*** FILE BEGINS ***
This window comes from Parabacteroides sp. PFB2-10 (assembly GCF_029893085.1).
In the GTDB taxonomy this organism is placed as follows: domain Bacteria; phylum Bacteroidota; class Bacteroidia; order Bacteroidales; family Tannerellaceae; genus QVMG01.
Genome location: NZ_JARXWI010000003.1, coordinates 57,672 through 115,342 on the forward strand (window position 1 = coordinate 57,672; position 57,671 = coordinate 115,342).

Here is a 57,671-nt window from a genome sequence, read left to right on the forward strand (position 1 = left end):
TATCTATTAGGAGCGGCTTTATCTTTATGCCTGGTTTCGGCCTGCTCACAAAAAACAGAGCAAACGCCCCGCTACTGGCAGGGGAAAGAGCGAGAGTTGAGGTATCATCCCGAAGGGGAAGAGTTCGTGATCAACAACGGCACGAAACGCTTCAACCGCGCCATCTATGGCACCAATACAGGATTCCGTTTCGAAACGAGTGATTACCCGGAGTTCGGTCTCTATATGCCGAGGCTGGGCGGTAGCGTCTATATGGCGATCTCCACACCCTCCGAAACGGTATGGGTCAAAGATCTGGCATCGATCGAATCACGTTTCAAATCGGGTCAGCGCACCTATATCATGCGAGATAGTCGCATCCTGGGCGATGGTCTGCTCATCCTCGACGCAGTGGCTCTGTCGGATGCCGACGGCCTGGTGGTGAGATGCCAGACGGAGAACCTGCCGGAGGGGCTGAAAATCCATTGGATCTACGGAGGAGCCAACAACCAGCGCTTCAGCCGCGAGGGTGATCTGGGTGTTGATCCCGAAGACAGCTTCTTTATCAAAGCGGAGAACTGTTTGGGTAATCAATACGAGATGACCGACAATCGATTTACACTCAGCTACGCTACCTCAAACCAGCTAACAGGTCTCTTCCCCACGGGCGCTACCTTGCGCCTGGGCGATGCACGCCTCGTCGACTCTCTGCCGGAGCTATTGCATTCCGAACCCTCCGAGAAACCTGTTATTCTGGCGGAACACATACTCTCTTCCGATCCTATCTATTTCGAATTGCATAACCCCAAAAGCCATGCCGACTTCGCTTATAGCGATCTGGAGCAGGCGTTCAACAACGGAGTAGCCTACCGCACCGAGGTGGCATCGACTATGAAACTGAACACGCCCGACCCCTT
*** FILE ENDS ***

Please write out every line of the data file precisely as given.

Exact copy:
This window comes from Parabacteroides sp. PFB2-10 (assembly GCF_029893085.1).
In the GTDB taxonomy this organism is placed as follows: domain Bacteria; phylum Bacteroidota; class Bacteroidia; order Bacteroidales; family Tannerellaceae; genus QVMG01.
Genome location: NZ_JARXWI010000003.1, coordinates 57,672 through 115,342 on the forward strand (window position 1 = coordinate 57,672; position 57,671 = coordinate 115,342).

Here is a 57,671-nt window from a genome sequence, read left to right on the forward strand (position 1 = left end):
TATCTATTAGGAGCGGCTTTATCTTTATGCCTGGTTTCGGCCTGCTCACAAAAAACAGAGCAAACGCCCCGCTACTGGCAGGGGAAAGAGCGAGAGTTGAGGTATCATCCCGAAGGGGAAGAGTTCGTGATCAACAACGGCACGAAACGCTTCAACCGCGCCATCTATGGCACCAATACAGGATTCCGTTTCGAAACGAGTGATTACCCGGAGTTCGGTCTCTATATGCCGAGGCTGGGCGGTAGCGTCTATATGGCGATCTCCACACCCTCCGAAACGGTATGGGTCAAAGATCTGGCATCGATCGAATCACGTTTCAAATCGGGTCAGCGCACCTATATCATGCGAGATAGTCGCATCCTGGGCGATGGTCTGCTCATCCTCGACGCAGTGGCTCTGTCGGATGCCGACGGCCTGGTGGTGAGATGCCAGACGGAGAACCTGCCGGAGGGGCTGAAAATCCATTGGATCTACGGAGGAGCCAACAACCAGCGCTTCAGCCGCGAGGGTGATCTGGGTGTTGATCCCGAAGACAGCTTCTTTATCAAAGCGGAGAACTGTTTGGGTAATCAATACGAGATGACCGACAATCGATTTACACTCAGCTACGCTACCTCAAACCAGCTAACAGGTCTCTTCCCCACGGGCGCTACCTTGCGCCTGGGCGATGCACGCCTCGTCGACTCTCTGCCGGAGCTATTGCATTCCGAACCCTCCGAGAAACCTGTTATTCTGGCGGAACACATACTCTCTTCCGATCCTATCTATTTCGAATTGCATAACCCCAAAAGCCATGCCGACTTCGCTTATAGCGATCTGGAGCAGGCGTTCAACAACGGAGTAGCCTACCGCACCGAGGTGGCATCGACTATGAAACTGAACACGCCCGACCCCTT